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 A Process Hall of Fame Tribute To Retweet Armageddon

If Not, Pick Will Convey As Two Second-Rounders

This is where Ricky people write.

A Process Hall of Fame Tribute To Retweet Armageddon

Brett Eskin


Andrew Unterberger is a famous writer who invented the nickname 'Sauce Castillo' and is now writing for The Rights To Ricky Sanchez, as part of the 'If Not, Pick Will Convey As Two Second-Rounders' section of the site. You can follow Andrew on Twitter @AUGetoffmygold and can also read him at Billboard. 

Andrew's writing is brought to you by Kinetic Skateboarding! Not only the Ricky's approved skate shop, but the best place to get Chucks, Vans, any apparel. Use code "DAVESILVER" for 9.1% off your order.

“I saw on twitter that the Retweet Armageddon congress passed legislation that if we get the 1st pick via Pick Swapalypse then it will trigger the Armageddon. Was hoping we could start a thread with some of the worst takes in the process era as to properly get enough ammo for such an event.”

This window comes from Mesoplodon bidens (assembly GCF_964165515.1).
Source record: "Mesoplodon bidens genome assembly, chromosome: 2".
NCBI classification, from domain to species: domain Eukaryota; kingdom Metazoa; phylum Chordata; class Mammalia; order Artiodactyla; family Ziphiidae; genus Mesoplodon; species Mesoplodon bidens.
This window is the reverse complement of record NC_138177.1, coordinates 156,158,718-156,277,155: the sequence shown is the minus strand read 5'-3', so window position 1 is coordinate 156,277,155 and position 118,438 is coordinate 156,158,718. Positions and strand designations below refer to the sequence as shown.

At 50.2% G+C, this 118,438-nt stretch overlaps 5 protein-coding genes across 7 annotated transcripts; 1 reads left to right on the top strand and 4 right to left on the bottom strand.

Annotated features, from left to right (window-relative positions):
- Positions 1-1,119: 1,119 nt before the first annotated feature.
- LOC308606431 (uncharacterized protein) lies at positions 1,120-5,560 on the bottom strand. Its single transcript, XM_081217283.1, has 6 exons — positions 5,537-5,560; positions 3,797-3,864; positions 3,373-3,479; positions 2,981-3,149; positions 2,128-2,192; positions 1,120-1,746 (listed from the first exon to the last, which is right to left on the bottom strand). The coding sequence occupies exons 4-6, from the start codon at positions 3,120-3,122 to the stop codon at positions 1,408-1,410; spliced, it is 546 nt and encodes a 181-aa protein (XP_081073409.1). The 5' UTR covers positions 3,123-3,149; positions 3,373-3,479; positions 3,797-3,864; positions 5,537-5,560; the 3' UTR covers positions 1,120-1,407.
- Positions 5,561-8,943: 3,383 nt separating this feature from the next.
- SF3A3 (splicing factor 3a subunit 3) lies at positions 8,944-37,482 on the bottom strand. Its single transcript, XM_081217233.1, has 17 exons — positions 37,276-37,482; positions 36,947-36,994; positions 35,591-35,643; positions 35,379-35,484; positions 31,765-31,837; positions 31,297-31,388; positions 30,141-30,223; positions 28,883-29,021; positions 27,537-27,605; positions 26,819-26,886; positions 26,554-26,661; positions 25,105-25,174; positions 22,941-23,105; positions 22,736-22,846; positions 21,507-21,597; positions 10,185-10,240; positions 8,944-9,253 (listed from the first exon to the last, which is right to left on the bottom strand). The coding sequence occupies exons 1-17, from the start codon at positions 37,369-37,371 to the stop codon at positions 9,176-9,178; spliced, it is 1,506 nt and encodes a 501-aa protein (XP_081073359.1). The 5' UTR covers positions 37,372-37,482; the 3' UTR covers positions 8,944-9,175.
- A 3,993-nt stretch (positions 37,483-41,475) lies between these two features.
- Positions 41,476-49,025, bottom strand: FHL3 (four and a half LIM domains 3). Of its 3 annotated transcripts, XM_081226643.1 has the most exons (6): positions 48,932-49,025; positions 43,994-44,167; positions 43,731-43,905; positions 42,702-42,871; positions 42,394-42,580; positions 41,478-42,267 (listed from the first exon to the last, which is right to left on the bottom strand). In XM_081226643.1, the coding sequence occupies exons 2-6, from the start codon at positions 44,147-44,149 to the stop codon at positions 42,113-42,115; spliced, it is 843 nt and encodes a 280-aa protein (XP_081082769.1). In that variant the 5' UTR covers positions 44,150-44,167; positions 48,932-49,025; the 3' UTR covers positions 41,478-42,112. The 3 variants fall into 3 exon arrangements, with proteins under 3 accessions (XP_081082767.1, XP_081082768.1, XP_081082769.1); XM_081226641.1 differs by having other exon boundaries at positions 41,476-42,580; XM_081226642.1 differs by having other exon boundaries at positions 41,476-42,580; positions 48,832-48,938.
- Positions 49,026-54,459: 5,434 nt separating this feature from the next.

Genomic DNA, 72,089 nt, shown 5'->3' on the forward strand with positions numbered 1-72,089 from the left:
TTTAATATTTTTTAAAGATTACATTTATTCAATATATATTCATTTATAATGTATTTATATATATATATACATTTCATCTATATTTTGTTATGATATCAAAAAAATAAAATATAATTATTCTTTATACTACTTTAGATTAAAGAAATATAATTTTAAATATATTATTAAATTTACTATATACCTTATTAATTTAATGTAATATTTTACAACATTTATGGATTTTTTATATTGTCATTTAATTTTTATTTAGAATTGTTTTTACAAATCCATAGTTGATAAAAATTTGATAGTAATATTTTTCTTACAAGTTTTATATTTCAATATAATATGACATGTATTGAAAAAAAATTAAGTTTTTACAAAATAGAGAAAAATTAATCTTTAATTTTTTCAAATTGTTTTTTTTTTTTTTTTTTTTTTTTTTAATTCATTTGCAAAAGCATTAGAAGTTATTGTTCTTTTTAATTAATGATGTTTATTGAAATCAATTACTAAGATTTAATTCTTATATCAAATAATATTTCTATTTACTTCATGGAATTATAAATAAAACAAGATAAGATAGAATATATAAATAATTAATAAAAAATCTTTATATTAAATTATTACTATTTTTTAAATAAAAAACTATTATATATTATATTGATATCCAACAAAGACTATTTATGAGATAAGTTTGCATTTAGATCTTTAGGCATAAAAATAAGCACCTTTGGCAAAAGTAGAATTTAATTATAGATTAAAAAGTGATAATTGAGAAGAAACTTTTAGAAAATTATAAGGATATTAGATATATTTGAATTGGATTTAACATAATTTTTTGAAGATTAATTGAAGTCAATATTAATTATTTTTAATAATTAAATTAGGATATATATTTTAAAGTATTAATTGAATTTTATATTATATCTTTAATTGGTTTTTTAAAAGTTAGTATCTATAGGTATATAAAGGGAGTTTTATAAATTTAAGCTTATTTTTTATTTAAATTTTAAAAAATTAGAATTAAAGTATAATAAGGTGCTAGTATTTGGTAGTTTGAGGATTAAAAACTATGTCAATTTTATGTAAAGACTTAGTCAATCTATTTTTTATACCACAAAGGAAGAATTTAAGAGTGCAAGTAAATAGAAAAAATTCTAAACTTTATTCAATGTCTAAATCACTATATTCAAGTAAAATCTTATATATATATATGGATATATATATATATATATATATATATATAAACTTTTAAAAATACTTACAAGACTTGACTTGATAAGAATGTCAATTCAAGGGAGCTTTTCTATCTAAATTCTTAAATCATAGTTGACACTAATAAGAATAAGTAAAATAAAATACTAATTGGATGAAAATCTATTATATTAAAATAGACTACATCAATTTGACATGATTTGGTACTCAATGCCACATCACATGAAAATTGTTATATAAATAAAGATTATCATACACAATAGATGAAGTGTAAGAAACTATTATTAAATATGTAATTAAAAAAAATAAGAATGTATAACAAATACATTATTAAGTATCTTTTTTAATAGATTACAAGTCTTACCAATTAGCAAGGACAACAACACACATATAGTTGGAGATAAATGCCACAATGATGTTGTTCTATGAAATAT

This quote comes from Reddit user thesummit696, and while it’s not quite as catchy as “The British are coming! The British are coming!,” it’s worth reading a second time for its Paul Revere-like trumpeting of the impending Retweet Armageddon. So much about it should read as coded, if not outright incomprehensible -- congress, Pick Swapalypse, Armageddon. But if you were a Process Truster seeing this, you’d already be reaching for your musket and tricorn hat.